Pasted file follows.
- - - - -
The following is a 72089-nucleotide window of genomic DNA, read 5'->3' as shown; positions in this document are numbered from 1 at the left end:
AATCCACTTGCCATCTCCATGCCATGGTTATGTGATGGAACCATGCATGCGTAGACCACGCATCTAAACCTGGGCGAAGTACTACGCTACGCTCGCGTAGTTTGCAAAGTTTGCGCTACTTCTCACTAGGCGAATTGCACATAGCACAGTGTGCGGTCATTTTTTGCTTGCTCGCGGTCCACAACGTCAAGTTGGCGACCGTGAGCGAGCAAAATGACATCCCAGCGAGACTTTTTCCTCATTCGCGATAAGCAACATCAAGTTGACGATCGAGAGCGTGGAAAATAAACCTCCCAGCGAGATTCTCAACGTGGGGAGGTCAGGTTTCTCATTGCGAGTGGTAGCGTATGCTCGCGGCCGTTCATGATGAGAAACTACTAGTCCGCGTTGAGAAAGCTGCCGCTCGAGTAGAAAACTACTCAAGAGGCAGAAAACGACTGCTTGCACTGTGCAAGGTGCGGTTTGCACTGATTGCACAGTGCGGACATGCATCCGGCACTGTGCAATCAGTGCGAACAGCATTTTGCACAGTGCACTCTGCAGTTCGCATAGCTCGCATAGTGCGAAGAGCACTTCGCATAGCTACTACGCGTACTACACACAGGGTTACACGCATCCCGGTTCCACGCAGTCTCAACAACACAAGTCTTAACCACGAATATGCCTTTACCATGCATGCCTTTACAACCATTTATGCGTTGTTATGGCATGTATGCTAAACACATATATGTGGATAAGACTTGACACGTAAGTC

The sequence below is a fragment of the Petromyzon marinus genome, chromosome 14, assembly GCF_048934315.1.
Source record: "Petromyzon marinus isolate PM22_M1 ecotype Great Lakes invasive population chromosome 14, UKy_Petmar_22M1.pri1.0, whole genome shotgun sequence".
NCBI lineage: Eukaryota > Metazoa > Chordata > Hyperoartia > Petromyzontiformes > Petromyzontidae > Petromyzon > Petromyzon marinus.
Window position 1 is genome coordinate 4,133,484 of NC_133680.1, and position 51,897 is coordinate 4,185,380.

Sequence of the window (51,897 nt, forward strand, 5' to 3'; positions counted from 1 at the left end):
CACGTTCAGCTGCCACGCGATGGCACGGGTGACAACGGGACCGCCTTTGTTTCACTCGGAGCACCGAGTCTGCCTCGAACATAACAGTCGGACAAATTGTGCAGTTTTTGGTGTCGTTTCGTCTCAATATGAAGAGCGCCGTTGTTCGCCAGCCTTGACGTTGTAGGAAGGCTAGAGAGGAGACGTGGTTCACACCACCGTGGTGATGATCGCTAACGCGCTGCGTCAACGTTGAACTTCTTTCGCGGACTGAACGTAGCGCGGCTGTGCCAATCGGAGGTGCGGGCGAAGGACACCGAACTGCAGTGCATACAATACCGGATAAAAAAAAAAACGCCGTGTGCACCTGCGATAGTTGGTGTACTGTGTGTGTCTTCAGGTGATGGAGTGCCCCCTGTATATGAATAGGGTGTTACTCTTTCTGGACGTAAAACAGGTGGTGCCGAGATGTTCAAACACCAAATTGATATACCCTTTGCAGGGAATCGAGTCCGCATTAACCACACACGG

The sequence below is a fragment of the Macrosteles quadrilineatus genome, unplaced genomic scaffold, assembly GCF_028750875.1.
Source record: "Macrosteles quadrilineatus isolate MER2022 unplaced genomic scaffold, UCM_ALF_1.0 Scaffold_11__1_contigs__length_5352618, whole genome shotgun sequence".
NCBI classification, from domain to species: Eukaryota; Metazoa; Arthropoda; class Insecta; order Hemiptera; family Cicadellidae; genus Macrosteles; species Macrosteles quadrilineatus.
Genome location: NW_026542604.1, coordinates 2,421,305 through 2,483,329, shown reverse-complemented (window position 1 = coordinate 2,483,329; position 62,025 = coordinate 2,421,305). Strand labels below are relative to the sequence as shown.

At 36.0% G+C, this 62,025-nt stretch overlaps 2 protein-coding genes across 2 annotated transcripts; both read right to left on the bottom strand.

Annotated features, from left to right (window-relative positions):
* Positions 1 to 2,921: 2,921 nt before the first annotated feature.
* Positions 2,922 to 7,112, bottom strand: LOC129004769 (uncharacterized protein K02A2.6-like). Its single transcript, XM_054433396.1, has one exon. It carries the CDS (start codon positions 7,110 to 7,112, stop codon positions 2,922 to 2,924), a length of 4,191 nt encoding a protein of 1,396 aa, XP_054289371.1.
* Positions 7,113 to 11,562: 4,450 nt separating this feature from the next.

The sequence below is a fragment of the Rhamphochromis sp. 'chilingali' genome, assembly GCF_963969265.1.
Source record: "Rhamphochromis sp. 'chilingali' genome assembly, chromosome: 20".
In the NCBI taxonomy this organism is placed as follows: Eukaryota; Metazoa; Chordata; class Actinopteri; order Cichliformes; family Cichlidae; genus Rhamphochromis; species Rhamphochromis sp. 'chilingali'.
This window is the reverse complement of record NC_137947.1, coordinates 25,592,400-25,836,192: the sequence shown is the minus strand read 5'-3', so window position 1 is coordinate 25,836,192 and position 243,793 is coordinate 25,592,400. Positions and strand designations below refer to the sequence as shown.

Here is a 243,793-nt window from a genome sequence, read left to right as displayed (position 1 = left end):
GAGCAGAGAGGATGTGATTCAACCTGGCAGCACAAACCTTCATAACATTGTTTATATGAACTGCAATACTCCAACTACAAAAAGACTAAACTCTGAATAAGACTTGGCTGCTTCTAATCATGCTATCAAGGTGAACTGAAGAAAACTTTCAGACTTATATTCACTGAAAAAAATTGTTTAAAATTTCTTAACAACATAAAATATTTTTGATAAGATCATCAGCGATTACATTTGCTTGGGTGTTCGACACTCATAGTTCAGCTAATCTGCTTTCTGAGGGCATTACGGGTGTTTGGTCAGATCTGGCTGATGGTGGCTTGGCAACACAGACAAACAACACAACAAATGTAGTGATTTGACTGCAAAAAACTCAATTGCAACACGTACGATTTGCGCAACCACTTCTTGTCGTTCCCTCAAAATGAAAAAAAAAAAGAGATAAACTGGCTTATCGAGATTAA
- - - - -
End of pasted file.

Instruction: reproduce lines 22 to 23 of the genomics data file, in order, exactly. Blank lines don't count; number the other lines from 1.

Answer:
Here is a 243,793-nt window from a genome sequence, read left to right as displayed (position 1 = left end):
GAGCAGAGAGGATGTGATTCAACCTGGCAGCACAAACCTTCATAACATTGTTTATATGAACTGCAATACTCCAACTACAAAAAGACTAAACTCTGAATAAGACTTGGCTGCTTCTAATCATGCTATCAAGGTGAACTGAAGAAAACTTTCAGACTTATATTCACTGAAAAAAATTGTTTAAAATTTCTTAACAACATAAAATATTTTTGATAAGATCATCAGCGATTACATTTGCTTGGGTGTTCGACACTCATAGTTCAGCTAATCTGCTTTCTGAGGGCATTACGGGTGTTTGGTCAGATCTGGCTGATGGTGGCTTGGCAACACAGACAAACAACACAACAAATGTAGTGATTTGACTGCAAAAAACTCAATTGCAACACGTACGATTTGCGCAACCACTTCTTGTCGTTCCCTCAAAATGAAAAAAAAAAAGAGATAAACTGGCTTATCGAGATTAA